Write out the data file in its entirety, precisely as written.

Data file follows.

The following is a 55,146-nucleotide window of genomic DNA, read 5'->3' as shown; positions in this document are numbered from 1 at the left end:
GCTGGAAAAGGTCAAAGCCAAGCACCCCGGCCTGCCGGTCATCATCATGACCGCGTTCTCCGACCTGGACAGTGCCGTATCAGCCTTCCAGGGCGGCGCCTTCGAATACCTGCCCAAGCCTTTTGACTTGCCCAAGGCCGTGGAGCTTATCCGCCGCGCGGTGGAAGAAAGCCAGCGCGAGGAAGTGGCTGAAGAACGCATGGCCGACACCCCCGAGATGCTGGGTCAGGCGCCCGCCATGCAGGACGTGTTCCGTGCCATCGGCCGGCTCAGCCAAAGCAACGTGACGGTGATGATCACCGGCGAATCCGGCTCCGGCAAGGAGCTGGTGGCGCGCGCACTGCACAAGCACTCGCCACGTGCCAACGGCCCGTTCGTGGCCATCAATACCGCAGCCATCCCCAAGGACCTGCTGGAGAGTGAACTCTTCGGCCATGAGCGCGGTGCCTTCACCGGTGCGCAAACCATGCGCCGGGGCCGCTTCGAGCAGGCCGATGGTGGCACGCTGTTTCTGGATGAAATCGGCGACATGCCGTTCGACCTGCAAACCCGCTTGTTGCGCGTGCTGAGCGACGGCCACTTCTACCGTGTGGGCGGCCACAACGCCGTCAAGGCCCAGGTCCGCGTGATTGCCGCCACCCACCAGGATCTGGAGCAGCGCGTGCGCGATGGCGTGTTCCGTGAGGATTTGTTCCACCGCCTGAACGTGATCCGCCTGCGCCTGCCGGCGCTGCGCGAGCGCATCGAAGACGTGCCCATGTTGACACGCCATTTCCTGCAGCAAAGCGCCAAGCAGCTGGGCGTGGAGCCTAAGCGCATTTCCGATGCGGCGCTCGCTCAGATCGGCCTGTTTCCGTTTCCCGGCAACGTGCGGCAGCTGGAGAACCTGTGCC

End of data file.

The following is a 55,146-nucleotide window of genomic DNA, read 5'->3' as shown; positions in this document are numbered from 1 at the left end:
GCTGGAAAAGGTCAAAGCCAAGCACCCCGGCCTGCCGGTCATCATCATGACCGCGTTCTCCGACCTGGACAGTGCCGTATCAGCCTTCCAGGGCGGCGCCTTCGAATACCTGCCCAAGCCTTTTGACTTGCCCAAGGCCGTGGAGCTTATCCGCCGCGCGGTGGAAGAAAGCCAGCGCGAGGAAGTGGCTGAAGAACGCATGGCCGACACCCCCGAGATGCTGGGTCAGGCGCCCGCCATGCAGGACGTGTTCCGTGCCATCGGCCGGCTCAGCCAAAGCAACGTGACGGTGATGATCACCGGCGAATCCGGCTCCGGCAAGGAGCTGGTGGCGCGCGCACTGCACAAGCACTCGCCACGTGCCAACGGCCCGTTCGTGGCCATCAATACCGCAGCCATCCCCAAGGACCTGCTGGAGAGTGAACTCTTCGGCCATGAGCGCGGTGCCTTCACCGGTGCGCAAACCATGCGCCGGGGCCGCTTCGAGCAGGCCGATGGTGGCACGCTGTTTCTGGATGAAATCGGCGACATGCCGTTCGACCTGCAAACCCGCTTGTTGCGCGTGCTGAGCGACGGCCACTTCTACCGTGTGGGCGGCCACAACGCCGTCAAGGCCCAGGTCCGCGTGATTGCCGCCACCCACCAGGATCTGGAGCAGCGCGTGCGCGATGGCGTGTTCCGTGAGGATTTGTTCCACCGCCTGAACGTGATCCGCCTGCGCCTGCCGGCGCTGCGCGAGCGCATCGAAGACGTGCCCATGTTGACACGCCATTTCCTGCAGCAAAGCGCCAAGCAGCTGGGCGTGGAGCCTAAGCGCATTTCCGATGCGGCGCTCGCTCAGATCGGCCTGTTTCCGTTTCCCGGCAACGTGCGGCAGCTGGAGAACCTGTGCC